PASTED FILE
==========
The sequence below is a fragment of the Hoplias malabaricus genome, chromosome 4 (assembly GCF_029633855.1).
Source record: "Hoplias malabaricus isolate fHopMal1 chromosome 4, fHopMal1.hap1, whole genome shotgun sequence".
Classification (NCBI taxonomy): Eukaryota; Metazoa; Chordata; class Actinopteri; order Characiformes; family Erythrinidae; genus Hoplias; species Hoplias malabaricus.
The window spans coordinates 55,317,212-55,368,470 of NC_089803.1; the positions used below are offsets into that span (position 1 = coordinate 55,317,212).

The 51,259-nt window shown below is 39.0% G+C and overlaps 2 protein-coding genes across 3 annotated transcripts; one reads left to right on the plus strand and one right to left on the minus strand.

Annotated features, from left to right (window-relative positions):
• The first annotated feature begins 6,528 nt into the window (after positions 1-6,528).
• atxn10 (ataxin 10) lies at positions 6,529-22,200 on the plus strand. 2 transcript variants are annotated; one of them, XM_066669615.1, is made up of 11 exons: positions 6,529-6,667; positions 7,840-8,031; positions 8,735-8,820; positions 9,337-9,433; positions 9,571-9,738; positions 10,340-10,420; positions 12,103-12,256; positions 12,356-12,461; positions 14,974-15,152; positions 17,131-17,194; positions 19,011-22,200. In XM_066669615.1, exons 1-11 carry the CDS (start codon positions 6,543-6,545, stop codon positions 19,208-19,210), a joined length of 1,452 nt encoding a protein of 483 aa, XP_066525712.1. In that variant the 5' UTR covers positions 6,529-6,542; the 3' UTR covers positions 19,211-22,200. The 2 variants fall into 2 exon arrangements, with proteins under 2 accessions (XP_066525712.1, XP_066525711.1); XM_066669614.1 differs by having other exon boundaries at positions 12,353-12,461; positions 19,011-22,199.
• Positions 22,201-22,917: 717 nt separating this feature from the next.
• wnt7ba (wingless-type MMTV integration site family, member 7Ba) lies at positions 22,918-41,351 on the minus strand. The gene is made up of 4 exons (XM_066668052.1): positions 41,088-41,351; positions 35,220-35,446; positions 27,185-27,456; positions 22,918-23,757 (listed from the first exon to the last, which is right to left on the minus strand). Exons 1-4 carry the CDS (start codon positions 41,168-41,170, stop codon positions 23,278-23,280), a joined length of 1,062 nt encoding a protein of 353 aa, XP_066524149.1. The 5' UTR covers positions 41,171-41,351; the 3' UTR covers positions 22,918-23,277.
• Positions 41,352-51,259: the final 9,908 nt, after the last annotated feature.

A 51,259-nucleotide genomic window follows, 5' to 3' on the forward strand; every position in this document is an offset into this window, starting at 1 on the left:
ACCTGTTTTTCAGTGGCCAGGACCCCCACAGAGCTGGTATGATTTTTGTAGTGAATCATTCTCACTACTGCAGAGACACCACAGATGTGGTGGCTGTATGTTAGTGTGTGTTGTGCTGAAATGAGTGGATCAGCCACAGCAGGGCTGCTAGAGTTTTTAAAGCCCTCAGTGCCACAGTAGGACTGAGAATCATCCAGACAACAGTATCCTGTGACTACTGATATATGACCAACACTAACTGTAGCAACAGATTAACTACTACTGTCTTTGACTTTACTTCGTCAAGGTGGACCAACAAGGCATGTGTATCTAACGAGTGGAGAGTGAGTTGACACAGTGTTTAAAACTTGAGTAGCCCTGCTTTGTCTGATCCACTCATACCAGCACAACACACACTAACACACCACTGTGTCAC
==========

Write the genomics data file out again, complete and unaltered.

The sequence below is a fragment of the Hoplias malabaricus genome, chromosome 4 (assembly GCF_029633855.1).
Source record: "Hoplias malabaricus isolate fHopMal1 chromosome 4, fHopMal1.hap1, whole genome shotgun sequence".
Classification (NCBI taxonomy): Eukaryota; Metazoa; Chordata; class Actinopteri; order Characiformes; family Erythrinidae; genus Hoplias; species Hoplias malabaricus.
The window spans coordinates 55,317,212-55,368,470 of NC_089803.1; the positions used below are offsets into that span (position 1 = coordinate 55,317,212).

The 51,259-nt window shown below is 39.0% G+C and overlaps 2 protein-coding genes across 3 annotated transcripts; one reads left to right on the plus strand and one right to left on the minus strand.

Annotated features, from left to right (window-relative positions):
• The first annotated feature begins 6,528 nt into the window (after positions 1-6,528).
• atxn10 (ataxin 10) lies at positions 6,529-22,200 on the plus strand. 2 transcript variants are annotated; one of them, XM_066669615.1, is made up of 11 exons: positions 6,529-6,667; positions 7,840-8,031; positions 8,735-8,820; positions 9,337-9,433; positions 9,571-9,738; positions 10,340-10,420; positions 12,103-12,256; positions 12,356-12,461; positions 14,974-15,152; positions 17,131-17,194; positions 19,011-22,200. In XM_066669615.1, exons 1-11 carry the CDS (start codon positions 6,543-6,545, stop codon positions 19,208-19,210), a joined length of 1,452 nt encoding a protein of 483 aa, XP_066525712.1. In that variant the 5' UTR covers positions 6,529-6,542; the 3' UTR covers positions 19,211-22,200. The 2 variants fall into 2 exon arrangements, with proteins under 2 accessions (XP_066525712.1, XP_066525711.1); XM_066669614.1 differs by having other exon boundaries at positions 12,353-12,461; positions 19,011-22,199.
• Positions 22,201-22,917: 717 nt separating this feature from the next.
• wnt7ba (wingless-type MMTV integration site family, member 7Ba) lies at positions 22,918-41,351 on the minus strand. The gene is made up of 4 exons (XM_066668052.1): positions 41,088-41,351; positions 35,220-35,446; positions 27,185-27,456; positions 22,918-23,757 (listed from the first exon to the last, which is right to left on the minus strand). Exons 1-4 carry the CDS (start codon positions 41,168-41,170, stop codon positions 23,278-23,280), a joined length of 1,062 nt encoding a protein of 353 aa, XP_066524149.1. The 5' UTR covers positions 41,171-41,351; the 3' UTR covers positions 22,918-23,277.
• Positions 41,352-51,259: the final 9,908 nt, after the last annotated feature.

A 51,259-nucleotide genomic window follows, 5' to 3' on the forward strand; every position in this document is an offset into this window, starting at 1 on the left:
ACCTGTTTTTCAGTGGCCAGGACCCCCACAGAGCTGGTATGATTTTTGTAGTGAATCATTCTCACTACTGCAGAGACACCACAGATGTGGTGGCTGTATGTTAGTGTGTGTTGTGCTGAAATGAGTGGATCAGCCACAGCAGGGCTGCTAGAGTTTTTAAAGCCCTCAGTGCCACAGTAGGACTGAGAATCATCCAGACAACAGTATCCTGTGACTACTGATATATGACCAACACTAACTGTAGCAACAGATTAACTACTACTGTCTTTGACTTTACTTCGTCAAGGTGGACCAACAAGGCATGTGTATCTAACGAGTGGAGAGTGAGTTGACACAGTGTTTAAAACTTGAGTAGCCCTGCTTTGTCTGATCCACTCATACCAGCACAACACACACTAACACACCACTGTGTCAC